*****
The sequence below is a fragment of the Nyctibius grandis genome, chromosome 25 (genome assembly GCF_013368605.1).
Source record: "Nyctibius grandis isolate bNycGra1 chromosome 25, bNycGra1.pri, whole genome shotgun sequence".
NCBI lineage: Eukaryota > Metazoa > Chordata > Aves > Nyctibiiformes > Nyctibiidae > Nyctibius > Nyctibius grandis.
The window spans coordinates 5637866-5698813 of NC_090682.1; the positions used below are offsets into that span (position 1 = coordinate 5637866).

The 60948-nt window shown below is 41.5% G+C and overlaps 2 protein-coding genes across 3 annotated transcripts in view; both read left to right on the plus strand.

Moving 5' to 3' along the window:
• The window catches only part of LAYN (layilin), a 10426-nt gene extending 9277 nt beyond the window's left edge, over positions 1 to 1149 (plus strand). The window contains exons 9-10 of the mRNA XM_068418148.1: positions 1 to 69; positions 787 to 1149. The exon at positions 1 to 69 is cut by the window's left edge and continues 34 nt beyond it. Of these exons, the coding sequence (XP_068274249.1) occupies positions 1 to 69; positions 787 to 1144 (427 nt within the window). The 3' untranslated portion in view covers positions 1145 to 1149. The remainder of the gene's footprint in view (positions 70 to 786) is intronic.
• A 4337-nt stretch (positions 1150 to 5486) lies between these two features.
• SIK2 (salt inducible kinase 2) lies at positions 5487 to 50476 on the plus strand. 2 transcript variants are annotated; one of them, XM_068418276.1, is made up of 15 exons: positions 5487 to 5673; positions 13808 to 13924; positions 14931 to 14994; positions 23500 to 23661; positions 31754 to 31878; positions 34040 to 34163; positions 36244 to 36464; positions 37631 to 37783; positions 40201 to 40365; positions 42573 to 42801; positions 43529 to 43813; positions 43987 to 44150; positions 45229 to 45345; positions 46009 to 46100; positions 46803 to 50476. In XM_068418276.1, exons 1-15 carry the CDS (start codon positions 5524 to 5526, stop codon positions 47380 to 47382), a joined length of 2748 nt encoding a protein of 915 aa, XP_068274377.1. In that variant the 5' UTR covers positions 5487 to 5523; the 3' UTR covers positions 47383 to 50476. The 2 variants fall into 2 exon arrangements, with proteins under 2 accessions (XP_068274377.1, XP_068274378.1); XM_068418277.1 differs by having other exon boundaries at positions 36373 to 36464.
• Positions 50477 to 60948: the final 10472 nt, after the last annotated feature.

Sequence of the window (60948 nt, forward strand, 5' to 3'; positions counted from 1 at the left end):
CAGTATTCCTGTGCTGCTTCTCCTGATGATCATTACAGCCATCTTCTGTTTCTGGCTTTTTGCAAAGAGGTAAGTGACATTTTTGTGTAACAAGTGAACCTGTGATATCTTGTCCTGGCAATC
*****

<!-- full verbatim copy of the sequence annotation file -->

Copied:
The sequence below is a fragment of the Nyctibius grandis genome, chromosome 25 (genome assembly GCF_013368605.1).
Source record: "Nyctibius grandis isolate bNycGra1 chromosome 25, bNycGra1.pri, whole genome shotgun sequence".
NCBI lineage: Eukaryota > Metazoa > Chordata > Aves > Nyctibiiformes > Nyctibiidae > Nyctibius > Nyctibius grandis.
The window spans coordinates 5637866-5698813 of NC_090682.1; the positions used below are offsets into that span (position 1 = coordinate 5637866).

The 60948-nt window shown below is 41.5% G+C and overlaps 2 protein-coding genes across 3 annotated transcripts in view; both read left to right on the plus strand.

Moving 5' to 3' along the window:
• The window catches only part of LAYN (layilin), a 10426-nt gene extending 9277 nt beyond the window's left edge, over positions 1 to 1149 (plus strand). The window contains exons 9-10 of the mRNA XM_068418148.1: positions 1 to 69; positions 787 to 1149. The exon at positions 1 to 69 is cut by the window's left edge and continues 34 nt beyond it. Of these exons, the coding sequence (XP_068274249.1) occupies positions 1 to 69; positions 787 to 1144 (427 nt within the window). The 3' untranslated portion in view covers positions 1145 to 1149. The remainder of the gene's footprint in view (positions 70 to 786) is intronic.
• A 4337-nt stretch (positions 1150 to 5486) lies between these two features.
• SIK2 (salt inducible kinase 2) lies at positions 5487 to 50476 on the plus strand. 2 transcript variants are annotated; one of them, XM_068418276.1, is made up of 15 exons: positions 5487 to 5673; positions 13808 to 13924; positions 14931 to 14994; positions 23500 to 23661; positions 31754 to 31878; positions 34040 to 34163; positions 36244 to 36464; positions 37631 to 37783; positions 40201 to 40365; positions 42573 to 42801; positions 43529 to 43813; positions 43987 to 44150; positions 45229 to 45345; positions 46009 to 46100; positions 46803 to 50476. In XM_068418276.1, exons 1-15 carry the CDS (start codon positions 5524 to 5526, stop codon positions 47380 to 47382), a joined length of 2748 nt encoding a protein of 915 aa, XP_068274377.1. In that variant the 5' UTR covers positions 5487 to 5523; the 3' UTR covers positions 47383 to 50476. The 2 variants fall into 2 exon arrangements, with proteins under 2 accessions (XP_068274377.1, XP_068274378.1); XM_068418277.1 differs by having other exon boundaries at positions 36373 to 36464.
• Positions 50477 to 60948: the final 10472 nt, after the last annotated feature.

Sequence of the window (60948 nt, forward strand, 5' to 3'; positions counted from 1 at the left end):
CAGTATTCCTGTGCTGCTTCTCCTGATGATCATTACAGCCATCTTCTGTTTCTGGCTTTTTGCAAAGAGGTAAGTGACATTTTTGTGTAACAAGTGAACCTGTGATATCTTGTCCTGGCAATC